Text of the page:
Slowly but surely more authors are writing children's books with deaf characters and themes at the forefront. It's so important children are exposed to deaf culture and issues around hearing loss from a meaningful and authentic perspective. Children are our future and we want them to celebrate the beauty of a diverse world where main characters in popular fiction do have disabilities and aren't the outsiders.
Ranvir Cannot Hear, Genevieve Yusuf
Ranvir the elephant goes on a journey over the plains of India in search of his hearing and meets some great friends along the way. They tell him how even when you can’t do what’s expected of you, there may be something else that you can do. This story of inclusion and empowerment was in part inspired by the Rangammal School for deaf children so 10p from each book sale is donated to the Sylvia Wright Trust, who run the school. The book also includes the British and American Sign Language alphabets for children to begin learning how to fingerspell. Recommended for children up to seven.
Being Greta, Maxine Sinclair
Greta is a young deaf woman in a hearing world. As she tries to relate to hearing people, she's also struggling to decide whether to have a cochlear implant fitted and is in a relationship with a manipulative hearing boyfriend. When a TV disability arts documentary leads her to meet an attractive sign language interpreter, Greta has some major choices to make about her life and relationship. Author Maxine Sinclair has worked with deaf people for 30 years as an interpreter and wanted to portray deaf people realistically in this novel. Being Greta also gives hearing people an insight into deaf identity with themes best suited to teenagers.
Of Sound Mind, Jean Ferris
Hearing child, Theo Dennison, has grown up interpreting for his deaf parents but the responsibility leads to growing resentment. The high school senior seeks support and friendship from Ivy, a new girl at school whose dad is deaf, but their relationship doesn't have the best start. When Theo's dad then becomes unwell, he has even more to cope with. Of Sound Mind is a rich coming-of-age story which delves into being a coda – a child of a deaf adult – within a family where a child has had to grow up fast. Each character must also reconcile their attitudes towards deafness. Both deaf and hearing children will be able to relate to this young adult novel, aimed at children aged 12-18.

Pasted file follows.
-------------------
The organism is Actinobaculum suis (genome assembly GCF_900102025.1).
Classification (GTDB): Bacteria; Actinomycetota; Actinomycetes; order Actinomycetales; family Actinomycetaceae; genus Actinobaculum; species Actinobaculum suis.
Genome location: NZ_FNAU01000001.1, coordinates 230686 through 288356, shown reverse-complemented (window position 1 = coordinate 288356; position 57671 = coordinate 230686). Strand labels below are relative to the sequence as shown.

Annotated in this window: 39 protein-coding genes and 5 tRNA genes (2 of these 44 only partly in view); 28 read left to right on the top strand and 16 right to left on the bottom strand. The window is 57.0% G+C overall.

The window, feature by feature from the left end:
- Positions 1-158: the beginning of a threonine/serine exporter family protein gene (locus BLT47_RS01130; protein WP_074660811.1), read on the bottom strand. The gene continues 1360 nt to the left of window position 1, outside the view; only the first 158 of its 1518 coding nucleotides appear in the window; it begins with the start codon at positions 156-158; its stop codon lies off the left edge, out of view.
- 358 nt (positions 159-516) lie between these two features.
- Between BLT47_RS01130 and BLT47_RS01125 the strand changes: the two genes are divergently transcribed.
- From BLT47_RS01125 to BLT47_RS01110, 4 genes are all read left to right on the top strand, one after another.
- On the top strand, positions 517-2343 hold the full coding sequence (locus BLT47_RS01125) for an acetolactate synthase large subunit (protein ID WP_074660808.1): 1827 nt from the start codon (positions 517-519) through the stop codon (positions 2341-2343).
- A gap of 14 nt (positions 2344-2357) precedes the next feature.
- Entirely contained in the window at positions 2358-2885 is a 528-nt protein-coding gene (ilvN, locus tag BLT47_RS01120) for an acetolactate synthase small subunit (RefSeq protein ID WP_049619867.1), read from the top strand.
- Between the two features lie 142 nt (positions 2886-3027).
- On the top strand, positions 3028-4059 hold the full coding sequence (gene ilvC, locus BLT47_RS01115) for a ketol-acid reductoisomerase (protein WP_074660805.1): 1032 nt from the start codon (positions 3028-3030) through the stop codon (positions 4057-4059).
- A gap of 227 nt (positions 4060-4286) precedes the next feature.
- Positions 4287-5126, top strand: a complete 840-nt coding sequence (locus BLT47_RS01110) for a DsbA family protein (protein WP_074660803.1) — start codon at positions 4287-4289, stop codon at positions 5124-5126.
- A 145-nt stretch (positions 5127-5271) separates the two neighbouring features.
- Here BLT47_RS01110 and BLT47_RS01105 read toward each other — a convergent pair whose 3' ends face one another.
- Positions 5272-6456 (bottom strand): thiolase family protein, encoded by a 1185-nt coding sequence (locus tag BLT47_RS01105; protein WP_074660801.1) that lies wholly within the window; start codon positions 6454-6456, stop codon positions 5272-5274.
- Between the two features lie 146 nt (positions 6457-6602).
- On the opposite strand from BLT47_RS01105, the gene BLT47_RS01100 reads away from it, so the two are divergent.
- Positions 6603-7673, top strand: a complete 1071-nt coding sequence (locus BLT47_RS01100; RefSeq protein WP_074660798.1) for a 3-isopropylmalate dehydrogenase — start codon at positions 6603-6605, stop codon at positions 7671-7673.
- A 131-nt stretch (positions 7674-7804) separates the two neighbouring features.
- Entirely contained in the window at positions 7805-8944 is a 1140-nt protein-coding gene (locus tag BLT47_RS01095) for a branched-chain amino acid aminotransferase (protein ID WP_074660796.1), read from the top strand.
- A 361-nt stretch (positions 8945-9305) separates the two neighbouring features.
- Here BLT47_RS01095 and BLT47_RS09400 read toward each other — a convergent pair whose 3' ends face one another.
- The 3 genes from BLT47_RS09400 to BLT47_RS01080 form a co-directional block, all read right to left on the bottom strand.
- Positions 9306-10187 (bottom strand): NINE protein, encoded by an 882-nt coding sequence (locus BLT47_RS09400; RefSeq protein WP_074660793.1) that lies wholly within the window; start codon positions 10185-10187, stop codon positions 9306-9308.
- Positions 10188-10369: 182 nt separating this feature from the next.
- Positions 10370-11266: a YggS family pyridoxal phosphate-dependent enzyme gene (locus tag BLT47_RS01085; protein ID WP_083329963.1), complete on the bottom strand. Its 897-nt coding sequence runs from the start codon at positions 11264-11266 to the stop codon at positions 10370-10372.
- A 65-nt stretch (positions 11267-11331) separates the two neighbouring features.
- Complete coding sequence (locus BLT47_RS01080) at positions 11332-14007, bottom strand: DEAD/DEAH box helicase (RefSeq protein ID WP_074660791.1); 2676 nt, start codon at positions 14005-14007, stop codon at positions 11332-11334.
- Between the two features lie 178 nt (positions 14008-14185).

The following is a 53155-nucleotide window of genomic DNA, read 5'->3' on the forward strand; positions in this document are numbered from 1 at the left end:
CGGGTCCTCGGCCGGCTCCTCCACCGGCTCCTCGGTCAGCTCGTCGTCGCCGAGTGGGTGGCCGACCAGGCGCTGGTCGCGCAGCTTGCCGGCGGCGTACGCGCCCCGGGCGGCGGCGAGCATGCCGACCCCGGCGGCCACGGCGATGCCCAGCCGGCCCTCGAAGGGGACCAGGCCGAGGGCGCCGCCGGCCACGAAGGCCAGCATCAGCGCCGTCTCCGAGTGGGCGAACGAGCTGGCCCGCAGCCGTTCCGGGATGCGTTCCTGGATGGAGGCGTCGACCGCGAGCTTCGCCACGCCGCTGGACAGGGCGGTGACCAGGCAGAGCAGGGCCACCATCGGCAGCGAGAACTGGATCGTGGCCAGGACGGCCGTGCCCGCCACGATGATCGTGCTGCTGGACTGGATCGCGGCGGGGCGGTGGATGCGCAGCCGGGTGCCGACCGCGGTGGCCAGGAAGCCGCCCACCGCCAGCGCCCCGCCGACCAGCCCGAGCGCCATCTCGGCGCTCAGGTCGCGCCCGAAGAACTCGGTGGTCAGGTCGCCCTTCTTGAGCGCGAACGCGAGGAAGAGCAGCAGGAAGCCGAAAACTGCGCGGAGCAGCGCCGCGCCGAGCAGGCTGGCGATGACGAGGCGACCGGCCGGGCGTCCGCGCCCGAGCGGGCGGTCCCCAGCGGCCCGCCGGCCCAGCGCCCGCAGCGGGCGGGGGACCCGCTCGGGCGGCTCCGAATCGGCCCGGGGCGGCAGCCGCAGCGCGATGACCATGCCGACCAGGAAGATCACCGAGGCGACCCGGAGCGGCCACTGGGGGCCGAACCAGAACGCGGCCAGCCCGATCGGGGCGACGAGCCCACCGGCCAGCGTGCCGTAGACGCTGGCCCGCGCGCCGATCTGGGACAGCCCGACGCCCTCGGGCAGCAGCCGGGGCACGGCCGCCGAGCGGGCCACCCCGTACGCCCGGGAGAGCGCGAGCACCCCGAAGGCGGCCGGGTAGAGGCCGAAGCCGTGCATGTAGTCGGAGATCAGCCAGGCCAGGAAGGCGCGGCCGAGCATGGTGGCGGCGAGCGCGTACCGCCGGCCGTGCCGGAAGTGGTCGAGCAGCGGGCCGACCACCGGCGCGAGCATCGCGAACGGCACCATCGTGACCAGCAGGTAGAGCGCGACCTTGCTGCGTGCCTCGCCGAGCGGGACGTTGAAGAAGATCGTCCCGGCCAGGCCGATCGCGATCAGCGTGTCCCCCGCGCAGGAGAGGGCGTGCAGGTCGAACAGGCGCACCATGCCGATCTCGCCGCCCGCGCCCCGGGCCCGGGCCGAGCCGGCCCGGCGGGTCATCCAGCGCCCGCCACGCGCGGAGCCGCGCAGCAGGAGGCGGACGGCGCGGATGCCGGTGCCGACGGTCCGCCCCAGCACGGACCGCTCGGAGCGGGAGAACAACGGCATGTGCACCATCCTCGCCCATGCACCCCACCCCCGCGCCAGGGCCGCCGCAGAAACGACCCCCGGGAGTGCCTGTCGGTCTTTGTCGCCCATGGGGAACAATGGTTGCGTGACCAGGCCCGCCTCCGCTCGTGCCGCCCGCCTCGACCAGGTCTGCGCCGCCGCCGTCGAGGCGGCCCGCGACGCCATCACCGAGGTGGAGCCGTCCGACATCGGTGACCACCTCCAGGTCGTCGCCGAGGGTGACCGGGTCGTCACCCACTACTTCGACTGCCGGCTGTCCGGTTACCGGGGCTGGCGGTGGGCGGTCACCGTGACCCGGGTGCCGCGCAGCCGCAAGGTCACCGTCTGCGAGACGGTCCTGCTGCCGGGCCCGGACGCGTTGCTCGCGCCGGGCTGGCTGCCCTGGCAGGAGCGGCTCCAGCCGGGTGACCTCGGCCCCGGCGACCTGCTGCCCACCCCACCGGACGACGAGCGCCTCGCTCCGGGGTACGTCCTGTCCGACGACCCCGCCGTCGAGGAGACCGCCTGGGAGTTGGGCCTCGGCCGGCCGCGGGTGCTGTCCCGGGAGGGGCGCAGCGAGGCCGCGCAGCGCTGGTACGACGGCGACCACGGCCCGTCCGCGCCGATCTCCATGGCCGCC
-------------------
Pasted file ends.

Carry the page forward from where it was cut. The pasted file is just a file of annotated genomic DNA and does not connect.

El Deafo, Cece Bell
El Deafo is a graphic novel memoir based on American author and illustrator Cece Bell's experience of hearing loss. Instead of human characters, Cece decided to ironically portray herself as a rabbit which have "big ears and amazing hearing". Through intricate illustrations, the reader is shown what it was like for Cece to lose her hearing as well as her experience of social isolation and looking for friendship. This uplifting and funny story becomes one of triumph once Cece discovers the power within her hearing aid – called a phonic ear – and reclaims her identity as El Deafo. Children will love this award-winning book, which was Cece's first graphic novel, aimed at those aged 11 to 13.
What The Jackdaw Saw, Julia Donaldson
An enthusiastic jackdaw is desperate to tell everyone about his birthday party. When he flies overhead inviting all the animals to come, they're silent; tapping their foreheads instead. It's not until the jackdaw finds himself flying towards grave danger that he realises the deaf animals were actually trying to warn him with sign language. Julia Donaldson, who has spoken openly about her hearing loss, is an advocate for including deaf characters and disability in children's books. What the Jackdaw Saw was co-written with deaf children working with the Life and Deaf Association and features BSL for kids to practice key signs from the book. This rhyming story about friendship and sign language is suitable for children from age three.